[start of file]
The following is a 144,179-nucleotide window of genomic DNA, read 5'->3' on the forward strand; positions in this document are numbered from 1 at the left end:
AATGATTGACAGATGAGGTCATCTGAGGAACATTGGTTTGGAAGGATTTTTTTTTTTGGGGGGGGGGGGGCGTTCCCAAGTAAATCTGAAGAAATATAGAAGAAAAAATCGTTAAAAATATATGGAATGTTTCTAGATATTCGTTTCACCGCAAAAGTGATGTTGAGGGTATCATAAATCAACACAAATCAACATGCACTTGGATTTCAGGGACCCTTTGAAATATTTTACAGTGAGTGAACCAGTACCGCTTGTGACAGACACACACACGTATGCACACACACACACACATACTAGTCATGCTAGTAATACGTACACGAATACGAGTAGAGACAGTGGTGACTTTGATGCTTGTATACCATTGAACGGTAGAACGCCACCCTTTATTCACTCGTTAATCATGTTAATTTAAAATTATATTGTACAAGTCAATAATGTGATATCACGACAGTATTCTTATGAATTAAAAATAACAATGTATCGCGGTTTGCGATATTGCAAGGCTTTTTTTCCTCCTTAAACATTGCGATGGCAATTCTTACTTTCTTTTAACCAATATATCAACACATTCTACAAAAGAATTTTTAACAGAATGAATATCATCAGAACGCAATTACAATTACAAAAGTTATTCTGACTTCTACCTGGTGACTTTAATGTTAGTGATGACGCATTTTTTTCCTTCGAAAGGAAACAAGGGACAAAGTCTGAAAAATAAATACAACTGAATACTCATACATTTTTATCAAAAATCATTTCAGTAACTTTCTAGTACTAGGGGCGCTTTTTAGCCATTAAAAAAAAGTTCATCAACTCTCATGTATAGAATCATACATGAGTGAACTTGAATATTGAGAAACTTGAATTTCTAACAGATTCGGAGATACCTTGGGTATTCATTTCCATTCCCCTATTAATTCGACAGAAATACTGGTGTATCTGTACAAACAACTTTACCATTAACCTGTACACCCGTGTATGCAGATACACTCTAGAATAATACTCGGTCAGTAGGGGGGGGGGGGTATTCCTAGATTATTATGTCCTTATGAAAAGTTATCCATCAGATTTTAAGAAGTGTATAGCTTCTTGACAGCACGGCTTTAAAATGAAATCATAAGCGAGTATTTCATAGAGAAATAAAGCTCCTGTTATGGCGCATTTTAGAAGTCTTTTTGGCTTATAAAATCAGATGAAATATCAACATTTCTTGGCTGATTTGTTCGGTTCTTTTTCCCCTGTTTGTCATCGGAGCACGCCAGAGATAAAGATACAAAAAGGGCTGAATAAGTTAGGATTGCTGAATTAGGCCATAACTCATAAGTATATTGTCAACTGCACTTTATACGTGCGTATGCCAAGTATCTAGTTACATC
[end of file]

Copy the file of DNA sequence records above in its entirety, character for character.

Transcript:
The following is a 144,179-nucleotide window of genomic DNA, read 5'->3' on the forward strand; positions in this document are numbered from 1 at the left end:
AATGATTGACAGATGAGGTCATCTGAGGAACATTGGTTTGGAAGGATTTTTTTTTTTGGGGGGGGGGGGGCGTTCCCAAGTAAATCTGAAGAAATATAGAAGAAAAAATCGTTAAAAATATATGGAATGTTTCTAGATATTCGTTTCACCGCAAAAGTGATGTTGAGGGTATCATAAATCAACACAAATCAACATGCACTTGGATTTCAGGGACCCTTTGAAATATTTTACAGTGAGTGAACCAGTACCGCTTGTGACAGACACACACACGTATGCACACACACACACACATACTAGTCATGCTAGTAATACGTACACGAATACGAGTAGAGACAGTGGTGACTTTGATGCTTGTATACCATTGAACGGTAGAACGCCACCCTTTATTCACTCGTTAATCATGTTAATTTAAAATTATATTGTACAAGTCAATAATGTGATATCACGACAGTATTCTTATGAATTAAAAATAACAATGTATCGCGGTTTGCGATATTGCAAGGCTTTTTTTCCTCCTTAAACATTGCGATGGCAATTCTTACTTTCTTTTAACCAATATATCAACACATTCTACAAAAGAATTTTTAACAGAATGAATATCATCAGAACGCAATTACAATTACAAAAGTTATTCTGACTTCTACCTGGTGACTTTAATGTTAGTGATGACGCATTTTTTTCCTTCGAAAGGAAACAAGGGACAAAGTCTGAAAAATAAATACAACTGAATACTCATACATTTTTATCAAAAATCATTTCAGTAACTTTCTAGTACTAGGGGCGCTTTTTAGCCATTAAAAAAAAGTTCATCAACTCTCATGTATAGAATCATACATGAGTGAACTTGAATATTGAGAAACTTGAATTTCTAACAGATTCGGAGATACCTTGGGTATTCATTTCCATTCCCCTATTAATTCGACAGAAATACTGGTGTATCTGTACAAACAACTTTACCATTAACCTGTACACCCGTGTATGCAGATACACTCTAGAATAATACTCGGTCAGTAGGGGGGGGGGGGTATTCCTAGATTATTATGTCCTTATGAAAAGTTATCCATCAGATTTTAAGAAGTGTATAGCTTCTTGACAGCACGGCTTTAAAATGAAATCATAAGCGAGTATTTCATAGAGAAATAAAGCTCCTGTTATGGCGCATTTTAGAAGTCTTTTTGGCTTATAAAATCAGATGAAATATCAACATTTCTTGGCTGATTTGTTCGGTTCTTTTTCCCCTGTTTGTCATCGGAGCACGCCAGAGATAAAGATACAAAAAGGGCTGAATAAGTTAGGATTGCTGAATTAGGCCATAACTCATAAGTATATTGTCAACTGCACTTTATACGTGCGTATGCCAAGTATCTAGTTACATC